It was a big week for One-Design kiteboard racing. Neil Pryde presented it’s CR:X class with a week of testing, clinics and racing at Ninh Chu Bay Beach Club in Vietnam. Goals of the One-Design program include providing a training platform for athletes to develop their skills, providing a feeder program for kite racing within the World Sailing organization and promoting racing for all levels and abilities, with athletes competing on matched equipment. Ultimately, the aim is for kiteboarding to be included in the 2020 Tokyo Olympic Games. Kite Tour Asia provides a full rundown of the week. Keep reading to learn more!

The Ninh Chu Bay Beach Club, Phan Rang played host to the test week launch of kiteboarding’s first one-design race class. Defined as CR:X, the new class is setting out as a convertible race class that aims to create a new movement within the kiting world.

Mike Raper, Division Manager Neil Pryde Kites summed up the launch: ‘We are delighted with how this event has gone. The racing was close and exciting from start to finish and having it so close to the beach really made everyone feel involved. From the success of this week we will continue to build the class on a fun and welcoming sense of community. Bring on the next event!’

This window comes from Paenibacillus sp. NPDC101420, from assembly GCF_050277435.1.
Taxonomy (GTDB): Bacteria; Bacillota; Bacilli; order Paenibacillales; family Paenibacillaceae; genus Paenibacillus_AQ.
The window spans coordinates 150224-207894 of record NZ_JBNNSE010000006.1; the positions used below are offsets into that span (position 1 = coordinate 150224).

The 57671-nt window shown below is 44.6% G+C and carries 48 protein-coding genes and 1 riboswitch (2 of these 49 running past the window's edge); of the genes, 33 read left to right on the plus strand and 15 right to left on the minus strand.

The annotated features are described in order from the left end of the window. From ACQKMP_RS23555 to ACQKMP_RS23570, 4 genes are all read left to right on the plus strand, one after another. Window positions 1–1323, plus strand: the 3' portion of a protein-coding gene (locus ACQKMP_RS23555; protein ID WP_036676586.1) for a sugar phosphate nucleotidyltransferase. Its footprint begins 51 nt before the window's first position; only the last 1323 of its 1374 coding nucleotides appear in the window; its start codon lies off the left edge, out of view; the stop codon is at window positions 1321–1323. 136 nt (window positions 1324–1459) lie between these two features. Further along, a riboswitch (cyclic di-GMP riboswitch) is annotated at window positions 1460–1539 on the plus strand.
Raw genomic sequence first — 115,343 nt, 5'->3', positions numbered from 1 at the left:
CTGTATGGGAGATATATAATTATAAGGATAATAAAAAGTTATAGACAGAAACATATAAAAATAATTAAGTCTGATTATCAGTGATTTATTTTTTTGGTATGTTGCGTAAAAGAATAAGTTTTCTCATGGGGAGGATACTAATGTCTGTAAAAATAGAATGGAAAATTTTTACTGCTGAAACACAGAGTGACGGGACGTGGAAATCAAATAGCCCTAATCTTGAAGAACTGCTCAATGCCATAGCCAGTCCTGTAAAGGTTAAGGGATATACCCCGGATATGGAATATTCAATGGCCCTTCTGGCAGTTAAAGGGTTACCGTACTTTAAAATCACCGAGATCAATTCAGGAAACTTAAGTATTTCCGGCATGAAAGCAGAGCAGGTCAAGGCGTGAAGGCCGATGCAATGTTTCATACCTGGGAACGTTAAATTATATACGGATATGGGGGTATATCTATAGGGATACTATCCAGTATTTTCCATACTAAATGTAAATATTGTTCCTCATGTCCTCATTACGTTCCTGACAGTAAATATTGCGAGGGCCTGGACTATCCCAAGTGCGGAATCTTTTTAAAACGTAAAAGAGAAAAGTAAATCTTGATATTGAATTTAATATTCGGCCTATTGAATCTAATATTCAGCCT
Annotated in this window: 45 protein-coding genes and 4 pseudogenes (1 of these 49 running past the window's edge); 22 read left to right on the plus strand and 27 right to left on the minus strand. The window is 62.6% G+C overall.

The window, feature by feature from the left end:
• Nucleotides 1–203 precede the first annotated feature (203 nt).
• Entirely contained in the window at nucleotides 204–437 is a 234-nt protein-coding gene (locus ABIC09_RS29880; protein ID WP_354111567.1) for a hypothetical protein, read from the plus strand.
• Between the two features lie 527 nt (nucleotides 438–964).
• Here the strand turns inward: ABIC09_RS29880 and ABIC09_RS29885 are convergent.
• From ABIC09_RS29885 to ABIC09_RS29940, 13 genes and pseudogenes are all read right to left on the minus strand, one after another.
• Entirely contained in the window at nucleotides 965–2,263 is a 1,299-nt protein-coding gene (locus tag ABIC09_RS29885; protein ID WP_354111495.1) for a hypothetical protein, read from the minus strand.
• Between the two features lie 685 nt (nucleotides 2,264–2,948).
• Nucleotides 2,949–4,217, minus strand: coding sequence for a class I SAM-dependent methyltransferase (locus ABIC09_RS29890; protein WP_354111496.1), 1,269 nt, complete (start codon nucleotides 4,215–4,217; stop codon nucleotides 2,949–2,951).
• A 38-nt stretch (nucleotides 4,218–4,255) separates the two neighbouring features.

The equipment package for the CR:X class has been designed and built by the Neil Pryde, which has a long history with sailing and one-design classes. Essentially the class equipment combines a set of 3 inflatable race kites (7mtr, 10mtr and 13mtr) and a symmetrical twin-tip (TT) board that can be utilized not only for TT racing and ‘Boarder X’, but also for beginner training. The concept then allows for a hydrofoil to be added, which transforms the board into a different animal that can now perform and race at the light end of the wind scale. In a nutshell, CR:X aims to be a platform for both training and racing that can act as a springboard into the performance race classes, while racing in its own right as a one design package.